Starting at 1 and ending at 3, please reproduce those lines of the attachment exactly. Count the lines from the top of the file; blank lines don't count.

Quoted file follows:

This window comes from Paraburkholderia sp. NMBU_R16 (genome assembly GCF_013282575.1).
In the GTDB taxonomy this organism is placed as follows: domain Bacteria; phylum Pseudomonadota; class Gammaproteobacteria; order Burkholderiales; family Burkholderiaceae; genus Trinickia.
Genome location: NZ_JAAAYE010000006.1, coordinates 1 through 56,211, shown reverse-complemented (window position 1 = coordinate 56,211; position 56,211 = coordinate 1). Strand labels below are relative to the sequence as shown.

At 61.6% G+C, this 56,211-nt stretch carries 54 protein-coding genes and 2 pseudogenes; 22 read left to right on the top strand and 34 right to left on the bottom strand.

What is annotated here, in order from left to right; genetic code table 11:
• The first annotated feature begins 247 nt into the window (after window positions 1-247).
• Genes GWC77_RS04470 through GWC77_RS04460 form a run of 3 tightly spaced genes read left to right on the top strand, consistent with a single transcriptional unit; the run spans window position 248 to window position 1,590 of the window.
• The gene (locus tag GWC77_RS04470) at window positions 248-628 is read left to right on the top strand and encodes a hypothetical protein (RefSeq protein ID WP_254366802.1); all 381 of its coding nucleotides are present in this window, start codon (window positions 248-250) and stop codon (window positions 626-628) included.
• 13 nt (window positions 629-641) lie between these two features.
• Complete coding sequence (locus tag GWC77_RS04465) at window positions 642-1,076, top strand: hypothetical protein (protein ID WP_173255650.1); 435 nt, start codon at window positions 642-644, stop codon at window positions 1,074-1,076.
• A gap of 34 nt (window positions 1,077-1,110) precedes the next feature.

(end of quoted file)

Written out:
This window comes from Paraburkholderia sp. NMBU_R16 (genome assembly GCF_013282575.1).
In the GTDB taxonomy this organism is placed as follows: domain Bacteria; phylum Pseudomonadota; class Gammaproteobacteria; order Burkholderiales; family Burkholderiaceae; genus Trinickia.
Genome location: NZ_JAAAYE010000006.1, coordinates 1 through 56,211, shown reverse-complemented (window position 1 = coordinate 56,211; position 56,211 = coordinate 1). Strand labels below are relative to the sequence as shown.